Today I Give Myself Permission To Go With The Flow #atozchallenge

Letter G Well, I’m back for another week of A to Z Challenge posts.

This week is brought to you by the letters G to L and by the numbers 7 to 12 and I could tell you how to get to Sesame Street, but I left my GPS in my other bag.

Yesterday was a blog free day  – one of only four in April and so in keeping with my new-found permission, I decided to just hang and go with the flow. This ended up in me cutting the pad of my left index finger with a kitchen knife in trying to tame a piece of pork shoulder. So far it’s pork shoulder – 1, Judy – 0 and all I’m going to say is I’m looking forward to the rematch. What this means though is that my key board skills are currently compromised. Do you know how essential the index finger on your left hand is to touch typing? Even if you’re more than a two finger typist? So every time I type the letters “r”, “t”,”c”, “d”, and “v”, the pork shoulder comes back to trumpet its victory. And whilst my writing skills are almost legendary, I have yet to master the art of writing a blog post without the letters “r” and “t” and “d”. I’m thinking “c” and “v” are probably more dispensable, but the Challenge is not the time to prove that theory. And just to rub salt into the wound, guess what came next after cutting my finger. That’s right, I had to rub salt into the pork shoulder and you can guess where some of the salt ended up. It seems my pain impulses are in perfect working order, seriously good to know! Anyway, now that I have set the scene for the week of blogging ahead with the appropriate degree of pathos, never let it be said that the show hasn’t gone on.

Yes, I could have pre-programmed my Challenge posts, but I didn’t because there is some part of me that loves the thrill of winging it and of being flexible about writing what I feel like on the day. The irony is also not lost on me for the topic of this post….. for there it is, a perfect example of going with the flow.

Control, what an illusion? No really, it is. And it only took me forty plus years to realise. Clearly, I’m a slow study. Over recent years, I have become acutely aware of what I can’t control and have come to accept that that’s the case.

Escape key but still here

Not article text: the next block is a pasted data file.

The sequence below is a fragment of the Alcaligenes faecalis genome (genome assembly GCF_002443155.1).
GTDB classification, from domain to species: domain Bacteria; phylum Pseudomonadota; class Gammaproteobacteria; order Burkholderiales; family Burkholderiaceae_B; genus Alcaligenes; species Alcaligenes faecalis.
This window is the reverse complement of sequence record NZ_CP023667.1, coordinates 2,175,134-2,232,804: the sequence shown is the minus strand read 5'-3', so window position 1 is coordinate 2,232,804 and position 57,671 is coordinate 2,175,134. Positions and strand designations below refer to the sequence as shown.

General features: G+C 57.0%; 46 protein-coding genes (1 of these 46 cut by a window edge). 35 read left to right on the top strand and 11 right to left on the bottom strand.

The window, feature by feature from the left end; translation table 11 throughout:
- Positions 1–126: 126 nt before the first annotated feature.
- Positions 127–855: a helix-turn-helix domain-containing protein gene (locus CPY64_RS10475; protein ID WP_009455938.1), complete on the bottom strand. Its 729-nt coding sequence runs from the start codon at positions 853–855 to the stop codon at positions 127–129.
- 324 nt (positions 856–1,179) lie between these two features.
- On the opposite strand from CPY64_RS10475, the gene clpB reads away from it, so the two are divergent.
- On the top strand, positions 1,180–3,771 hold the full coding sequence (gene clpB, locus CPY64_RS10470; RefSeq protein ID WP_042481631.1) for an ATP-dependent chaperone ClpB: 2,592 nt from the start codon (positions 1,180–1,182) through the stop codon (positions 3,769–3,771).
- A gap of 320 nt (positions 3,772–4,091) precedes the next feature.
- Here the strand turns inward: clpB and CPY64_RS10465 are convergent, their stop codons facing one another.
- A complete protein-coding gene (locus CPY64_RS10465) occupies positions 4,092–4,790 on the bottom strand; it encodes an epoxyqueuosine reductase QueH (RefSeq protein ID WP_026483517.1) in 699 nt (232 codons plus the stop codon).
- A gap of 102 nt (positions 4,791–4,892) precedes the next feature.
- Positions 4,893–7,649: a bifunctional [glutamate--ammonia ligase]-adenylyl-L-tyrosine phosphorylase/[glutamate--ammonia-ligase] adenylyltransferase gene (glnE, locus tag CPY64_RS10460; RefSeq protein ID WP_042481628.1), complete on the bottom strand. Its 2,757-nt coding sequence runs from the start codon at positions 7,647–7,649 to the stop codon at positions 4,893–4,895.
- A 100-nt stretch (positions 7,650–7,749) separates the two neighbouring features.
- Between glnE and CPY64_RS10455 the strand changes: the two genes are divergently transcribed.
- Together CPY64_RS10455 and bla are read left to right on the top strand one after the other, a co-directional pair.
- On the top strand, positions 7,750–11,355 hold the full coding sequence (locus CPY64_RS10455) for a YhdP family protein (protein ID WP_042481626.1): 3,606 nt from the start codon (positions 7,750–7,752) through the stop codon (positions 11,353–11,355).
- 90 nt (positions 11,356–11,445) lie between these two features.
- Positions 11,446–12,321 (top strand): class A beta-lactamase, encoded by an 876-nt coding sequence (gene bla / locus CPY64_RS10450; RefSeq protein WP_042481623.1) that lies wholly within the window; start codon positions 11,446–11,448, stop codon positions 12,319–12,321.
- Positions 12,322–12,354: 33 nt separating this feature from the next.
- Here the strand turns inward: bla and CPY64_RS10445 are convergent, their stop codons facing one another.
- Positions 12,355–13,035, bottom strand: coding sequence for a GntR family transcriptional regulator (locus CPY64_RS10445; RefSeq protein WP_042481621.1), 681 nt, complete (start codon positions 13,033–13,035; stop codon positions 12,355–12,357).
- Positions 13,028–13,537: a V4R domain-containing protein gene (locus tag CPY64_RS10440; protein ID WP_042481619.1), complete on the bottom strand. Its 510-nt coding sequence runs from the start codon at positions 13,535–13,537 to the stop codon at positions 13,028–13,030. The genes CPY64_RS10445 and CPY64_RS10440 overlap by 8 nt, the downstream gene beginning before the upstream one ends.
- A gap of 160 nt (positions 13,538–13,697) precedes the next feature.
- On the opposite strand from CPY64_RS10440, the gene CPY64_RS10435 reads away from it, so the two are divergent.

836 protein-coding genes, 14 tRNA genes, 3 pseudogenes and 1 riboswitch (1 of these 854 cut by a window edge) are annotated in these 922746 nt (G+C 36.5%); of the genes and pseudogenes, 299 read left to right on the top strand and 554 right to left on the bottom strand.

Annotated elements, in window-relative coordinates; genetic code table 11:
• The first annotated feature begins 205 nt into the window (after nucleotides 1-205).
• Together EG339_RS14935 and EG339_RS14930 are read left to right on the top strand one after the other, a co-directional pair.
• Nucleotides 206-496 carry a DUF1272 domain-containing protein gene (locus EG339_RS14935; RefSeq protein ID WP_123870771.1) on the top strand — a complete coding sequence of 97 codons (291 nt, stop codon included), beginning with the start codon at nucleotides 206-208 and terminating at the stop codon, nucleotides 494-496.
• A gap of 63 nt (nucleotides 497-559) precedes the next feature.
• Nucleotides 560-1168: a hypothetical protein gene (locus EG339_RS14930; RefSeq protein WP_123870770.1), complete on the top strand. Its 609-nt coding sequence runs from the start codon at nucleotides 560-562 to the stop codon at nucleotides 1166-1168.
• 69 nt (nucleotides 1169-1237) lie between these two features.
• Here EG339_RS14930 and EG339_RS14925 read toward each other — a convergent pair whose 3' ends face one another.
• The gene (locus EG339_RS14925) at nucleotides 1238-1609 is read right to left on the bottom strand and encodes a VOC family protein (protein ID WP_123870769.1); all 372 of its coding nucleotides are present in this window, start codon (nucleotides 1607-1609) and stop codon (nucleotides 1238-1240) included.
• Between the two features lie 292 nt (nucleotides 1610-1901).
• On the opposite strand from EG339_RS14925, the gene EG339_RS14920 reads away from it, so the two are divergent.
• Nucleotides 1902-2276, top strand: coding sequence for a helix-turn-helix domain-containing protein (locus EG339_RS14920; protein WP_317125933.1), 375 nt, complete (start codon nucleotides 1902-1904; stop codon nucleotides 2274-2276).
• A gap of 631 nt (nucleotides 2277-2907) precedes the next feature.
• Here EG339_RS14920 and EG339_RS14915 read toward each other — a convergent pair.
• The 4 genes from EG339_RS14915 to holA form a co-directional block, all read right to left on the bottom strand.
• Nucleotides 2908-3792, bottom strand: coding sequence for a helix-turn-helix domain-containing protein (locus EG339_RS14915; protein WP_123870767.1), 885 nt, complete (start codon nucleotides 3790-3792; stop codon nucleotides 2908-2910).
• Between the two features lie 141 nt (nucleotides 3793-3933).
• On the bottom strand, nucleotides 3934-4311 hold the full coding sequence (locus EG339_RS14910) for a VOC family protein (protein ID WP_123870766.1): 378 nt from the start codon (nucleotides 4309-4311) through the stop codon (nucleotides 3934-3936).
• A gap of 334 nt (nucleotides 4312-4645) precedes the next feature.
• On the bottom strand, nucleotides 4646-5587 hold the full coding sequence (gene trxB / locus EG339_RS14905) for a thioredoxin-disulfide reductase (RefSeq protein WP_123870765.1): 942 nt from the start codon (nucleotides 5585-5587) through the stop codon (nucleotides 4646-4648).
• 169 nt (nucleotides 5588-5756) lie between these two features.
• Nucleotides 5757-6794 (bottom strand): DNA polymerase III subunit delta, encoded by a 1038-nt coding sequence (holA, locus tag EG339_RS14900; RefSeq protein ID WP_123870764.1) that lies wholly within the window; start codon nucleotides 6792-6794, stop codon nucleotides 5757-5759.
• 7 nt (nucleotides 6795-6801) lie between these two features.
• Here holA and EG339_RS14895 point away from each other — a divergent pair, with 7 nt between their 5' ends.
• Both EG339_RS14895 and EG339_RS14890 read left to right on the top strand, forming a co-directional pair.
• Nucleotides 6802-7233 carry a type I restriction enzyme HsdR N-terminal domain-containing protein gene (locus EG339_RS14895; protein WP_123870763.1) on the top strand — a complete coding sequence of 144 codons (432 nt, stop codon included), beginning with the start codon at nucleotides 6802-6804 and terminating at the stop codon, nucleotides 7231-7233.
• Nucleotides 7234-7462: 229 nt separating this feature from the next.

The notion of objective fairness used to loom large in my life. My expectations of certain outcomes as a result of other people acting fairly or life treating me fairly were keeping me hostage. Mind you, I expected no less of myself (and I still don’t), but then it occurred to me that the only one who was interested in my expectations was me and the only one who suffered when my own expectations were not met, was me. There was no lightening bolt from the heavens on the person or circumstance that didn’t exhibit the appropriate degree of fairness. They carried on as if nothing had happened, because in their reality nothing had!

How many times have you heard or said the following expressions?

He/She should have done this 

I can’t believe he/she didn’t/did do that

She/he should have realized X and therefore done/said Y

This is the language of control and I’m not going to lie, I used to say these quite a bit.

The energy I spent in trying to determine outcomes was huge. The fact is, I can’t. Everyone has freedom of choice as to how they respond to external stimuli. YOU have freedom of choice as to how you respond to external stimuli. That’s the only thing we can control, our response and our thoughts and actions. The rest is up for grabs.

Every day brings new stimuli and situations, particularly at this midlife stage. More rapid change is now inevitable and the longer we hold on to what WAS, we cannot enjoy what IS and nor can we smooth over the necessary transitions. Flexibility and patience are needed to locate those doors that are now opening. Your flow will determine which ones you open and enter.

growing out of middle age

So, it’s time to move from control to acceptance and respond by kicking the crap out of middle age!

Today I give myself permission to go with the flow and to indulge my left index finger.

About the curtain raiserhttp://raisingthecurtain.netI have spent my life in offices. For now I am putting that behind me and preparing for the second act. Middle age didn't come with acceptable signposts so I am making my own through my writing. A journey shared is more fun than going it solo.

32 thoughts on “Today I Give Myself Permission To Go With The Flow #atozchallenge

  1. One of the things that I am learning this semester is that you don’t know all that there is to know and that you don’t know. Going with the flow is difficult for me but I am getting better at recognising what I can change and what I can’t and spending my energies on what is within my control to manage. 🙂 Noice one Judy!

    • Knowing what we don’t know is a biggie. I also agree with you about the difficulty of going with the flow in study. At the end of the day, all we can do is our best and not sweat the small stuff. And ta about the noice 🙂

  2. There was an article in the NYT entitled: “We Are What We Quote.” One new and improved favourite quote…”Hold what you have…not what you are missing…” comes from…sadly I can’t remember. It is however, what you so eloquently stated, all about the act and joy of acceptance.

    Thank you for that….

    • That’s a wonderful quote, Jots. I’m finding so many good ones these days, I think I’ve become the quote queen in my search for answers.I accept that my search for answers is currently at an all time high and to be honest I’m enjoying the process. It’s making me a lot more introspective than I have ever been, but I love becoming acquainted with myself. Some people will have never have the privalege of finding who they are.